California Bay area regulators probe Phillips 66 refinery work -email

FILE PHOTO:  U.S. oil company Phillips 66 headquarters in Houston
FILE PHOTO: U.S. oil company Phillips 66 headquarters in Houston, Texas, U.S., September 27, 2020. Picture taken September 27, 2020. REUTERS/Gary McWilliams

September 15, 2021

By Laura Sanicola

(Reuters) – California Bay Area regulators are investigating whether Phillips 66 failed to obtain necessary permits to produce renewable fuels at its oil refinery in Rodeo, according to an email reviewed by Reuters.

The refiner is undergoing a multi-step conversion of the plant to turn it into the world’s largest producer of renewable fuels using feedstocks such as soybean oil and animal fats. California is the biggest gasoline market in the United States, but some of the state’s 14 refineries are not always profitable. Several are looking to survive long term by cashing in on state incentives for production of lower-carbon fuels.

Phillips 66 started to process small volumes of soybean oil at the Rodeo refinery in the first quarter of 2021, the company said this year.

The Bay Area Air Quality Management District (BAAQMD), which regulates stationary sources of air pollution in the region, is investigating whether the company modified its refinery without getting required additional permits, according to an email last week seen by Reuters.

Phillips 66 wants the Rodeo project to produce more than 800 million gallons of renewable diesel, renewable gasoline and sustainable jet fuel annually. That effort requires increased use of hydrogen, which can cause flaring events and refineries to malfunction, environmental groups say.

At least 10 groups, including the Natural Resources Defense Council, have complained to regulators about the additional emissions produced by using more hydrogen to treat feedstocks like soybean oil and animal tallow.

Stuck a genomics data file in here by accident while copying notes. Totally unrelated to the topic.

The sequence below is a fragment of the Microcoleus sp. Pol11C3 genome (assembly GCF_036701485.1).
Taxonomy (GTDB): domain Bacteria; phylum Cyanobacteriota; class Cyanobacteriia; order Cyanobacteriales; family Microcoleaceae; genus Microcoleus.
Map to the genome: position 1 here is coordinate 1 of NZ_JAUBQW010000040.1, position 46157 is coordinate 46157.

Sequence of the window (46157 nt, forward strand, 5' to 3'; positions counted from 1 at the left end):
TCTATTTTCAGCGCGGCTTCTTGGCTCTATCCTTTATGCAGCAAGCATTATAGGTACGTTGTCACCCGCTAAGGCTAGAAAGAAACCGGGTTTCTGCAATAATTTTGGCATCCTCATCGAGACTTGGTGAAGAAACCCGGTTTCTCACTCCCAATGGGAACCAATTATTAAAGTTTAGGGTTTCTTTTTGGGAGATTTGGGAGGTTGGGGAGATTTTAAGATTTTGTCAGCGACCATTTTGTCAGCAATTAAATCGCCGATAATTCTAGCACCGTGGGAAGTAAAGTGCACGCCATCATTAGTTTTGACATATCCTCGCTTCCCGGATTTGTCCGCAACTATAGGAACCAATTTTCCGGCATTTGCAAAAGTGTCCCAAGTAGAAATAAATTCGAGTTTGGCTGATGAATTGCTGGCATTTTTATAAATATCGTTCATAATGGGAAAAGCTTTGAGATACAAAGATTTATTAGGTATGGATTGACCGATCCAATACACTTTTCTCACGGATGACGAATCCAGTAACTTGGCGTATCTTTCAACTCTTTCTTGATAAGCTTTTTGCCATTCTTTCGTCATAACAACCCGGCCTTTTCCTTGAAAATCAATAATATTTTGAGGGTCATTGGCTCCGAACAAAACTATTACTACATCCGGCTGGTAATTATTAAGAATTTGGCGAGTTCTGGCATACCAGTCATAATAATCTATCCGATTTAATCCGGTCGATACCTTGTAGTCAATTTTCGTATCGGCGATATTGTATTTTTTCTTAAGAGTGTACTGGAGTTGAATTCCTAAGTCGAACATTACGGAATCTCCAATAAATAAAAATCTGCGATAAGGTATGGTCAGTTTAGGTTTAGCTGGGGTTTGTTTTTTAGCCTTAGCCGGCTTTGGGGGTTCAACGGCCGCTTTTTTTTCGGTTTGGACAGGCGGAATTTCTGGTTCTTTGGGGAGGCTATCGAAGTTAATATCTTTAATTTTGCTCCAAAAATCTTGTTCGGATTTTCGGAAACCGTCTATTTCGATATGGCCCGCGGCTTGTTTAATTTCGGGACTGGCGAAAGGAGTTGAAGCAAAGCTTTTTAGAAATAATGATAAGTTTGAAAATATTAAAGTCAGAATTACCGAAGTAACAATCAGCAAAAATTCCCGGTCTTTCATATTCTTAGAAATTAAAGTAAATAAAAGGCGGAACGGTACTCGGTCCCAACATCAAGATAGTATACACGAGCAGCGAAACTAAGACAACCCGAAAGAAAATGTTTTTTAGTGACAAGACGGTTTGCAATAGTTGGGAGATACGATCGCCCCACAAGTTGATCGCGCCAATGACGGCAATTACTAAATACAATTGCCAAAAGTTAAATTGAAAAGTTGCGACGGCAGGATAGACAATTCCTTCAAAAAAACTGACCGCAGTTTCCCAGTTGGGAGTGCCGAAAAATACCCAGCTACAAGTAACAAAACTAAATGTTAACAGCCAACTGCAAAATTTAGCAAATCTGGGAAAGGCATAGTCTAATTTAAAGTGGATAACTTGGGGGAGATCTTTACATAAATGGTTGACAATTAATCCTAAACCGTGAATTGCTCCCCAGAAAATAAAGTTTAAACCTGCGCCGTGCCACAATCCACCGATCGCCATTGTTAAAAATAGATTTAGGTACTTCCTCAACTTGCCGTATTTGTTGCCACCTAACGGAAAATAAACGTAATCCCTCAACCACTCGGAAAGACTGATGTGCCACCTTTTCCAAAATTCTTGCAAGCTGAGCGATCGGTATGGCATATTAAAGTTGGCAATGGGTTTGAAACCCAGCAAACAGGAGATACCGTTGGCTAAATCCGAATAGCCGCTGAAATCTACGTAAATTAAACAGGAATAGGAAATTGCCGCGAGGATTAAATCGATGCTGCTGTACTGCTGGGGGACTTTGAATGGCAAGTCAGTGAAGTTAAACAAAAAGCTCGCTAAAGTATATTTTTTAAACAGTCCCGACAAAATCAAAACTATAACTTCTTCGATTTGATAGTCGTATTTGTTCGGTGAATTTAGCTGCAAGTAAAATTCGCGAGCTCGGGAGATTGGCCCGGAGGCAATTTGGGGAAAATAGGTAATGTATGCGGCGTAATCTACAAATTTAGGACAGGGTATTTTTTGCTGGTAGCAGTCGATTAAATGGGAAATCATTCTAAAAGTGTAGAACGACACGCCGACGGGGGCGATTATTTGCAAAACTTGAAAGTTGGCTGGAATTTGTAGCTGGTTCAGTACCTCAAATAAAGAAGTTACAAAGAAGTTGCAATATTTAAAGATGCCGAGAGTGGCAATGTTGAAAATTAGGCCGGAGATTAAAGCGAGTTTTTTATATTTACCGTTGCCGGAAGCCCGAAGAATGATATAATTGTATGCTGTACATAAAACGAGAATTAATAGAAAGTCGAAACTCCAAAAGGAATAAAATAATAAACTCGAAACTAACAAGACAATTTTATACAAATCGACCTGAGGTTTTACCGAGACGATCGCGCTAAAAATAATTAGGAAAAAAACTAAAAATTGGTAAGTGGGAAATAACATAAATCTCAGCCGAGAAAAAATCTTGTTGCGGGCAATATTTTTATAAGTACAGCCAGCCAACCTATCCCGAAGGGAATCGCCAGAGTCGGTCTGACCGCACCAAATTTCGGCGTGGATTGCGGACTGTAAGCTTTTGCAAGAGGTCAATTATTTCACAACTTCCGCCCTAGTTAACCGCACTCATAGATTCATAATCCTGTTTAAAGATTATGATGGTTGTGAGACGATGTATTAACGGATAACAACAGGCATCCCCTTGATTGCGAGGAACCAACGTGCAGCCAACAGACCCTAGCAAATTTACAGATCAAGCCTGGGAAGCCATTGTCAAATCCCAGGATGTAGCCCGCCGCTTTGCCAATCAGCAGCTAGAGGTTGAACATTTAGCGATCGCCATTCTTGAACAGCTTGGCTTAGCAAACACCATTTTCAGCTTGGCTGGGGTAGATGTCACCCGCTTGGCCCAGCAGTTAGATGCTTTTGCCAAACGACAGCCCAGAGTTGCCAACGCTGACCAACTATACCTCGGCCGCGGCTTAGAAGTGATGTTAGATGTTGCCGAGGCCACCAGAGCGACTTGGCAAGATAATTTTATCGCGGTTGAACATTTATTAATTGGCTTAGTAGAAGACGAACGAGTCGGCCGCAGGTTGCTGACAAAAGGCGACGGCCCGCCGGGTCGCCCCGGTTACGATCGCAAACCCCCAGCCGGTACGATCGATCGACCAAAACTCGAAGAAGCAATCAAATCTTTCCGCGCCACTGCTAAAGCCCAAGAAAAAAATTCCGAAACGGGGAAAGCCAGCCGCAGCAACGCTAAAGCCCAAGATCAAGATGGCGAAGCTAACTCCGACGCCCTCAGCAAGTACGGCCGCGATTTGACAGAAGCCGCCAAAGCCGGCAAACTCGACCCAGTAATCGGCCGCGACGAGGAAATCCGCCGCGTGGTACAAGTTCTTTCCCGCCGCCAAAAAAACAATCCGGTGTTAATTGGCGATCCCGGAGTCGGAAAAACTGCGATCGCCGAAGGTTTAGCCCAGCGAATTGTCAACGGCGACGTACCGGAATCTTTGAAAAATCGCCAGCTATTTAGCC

The NRDC, in a July letter, argued that Phillips 66 did not request proper approval from the air quality management district to start processing that oil this year.

The management district, in its email this month to NRDC, said it will conduct an on-site investigation and engineering review of the Rodeo facility, the email said.

Phillips 66 told Reuters it obtained the necessary permits to produce renewable diesel from an existing hydrotreater as part of a standalone flexibility project. The management district declined to comment.

REFINERS IN TRANSITION

The renewable diesel market is small but growing quickly. The U.S. Energy Department projects it will be about 7% of the overall diesel pool by 2030. Refiners see it as an opportunity to shift to lower-carbon fuels even as electric vehicles become more popular.

Unlike refining petroleum products, producing those fuels requires additional hydrogen to remove oxygen from fats and oils used for making renewable fuels. Groups including the NRDC, the Sunflower Alliance and the Rodeo Citizens Association told regulators they are concerned air emissions at the facility will increase because of this process.

Phillips 66 said it does not need to increase Rodeo’s capacity to generate hydrogen, and said estimated emissions from hydrogen generation will be part of Contra Costa County’s independent Environmental Impact Report, which is not yet complete.

“We are confident the analysis in the EIR will demonstrate the project stands to significantly reduce emissions from the facility,” Phillips 66 said in a statement.

Environmental groups say the facility will need to add more hydrogen generation capacity than what is permitted, particularly if the refiner uses soybean oil.

Hydrogen-related reactions caused seven flaring events at the Rodeo and the nearby Marathon owned Martinez refineries in the last five years, causing the units’ hydrotreaters, hydrocrackers and other units to malfunction, according to reports filed by the refiners with regulators.

(This story corrects name of environmental group to Natural Resources Defense Council, not National Resources Defense Council in paragraph 6)

(Reporting by Laura Sanicola; Editing by David Gregorio)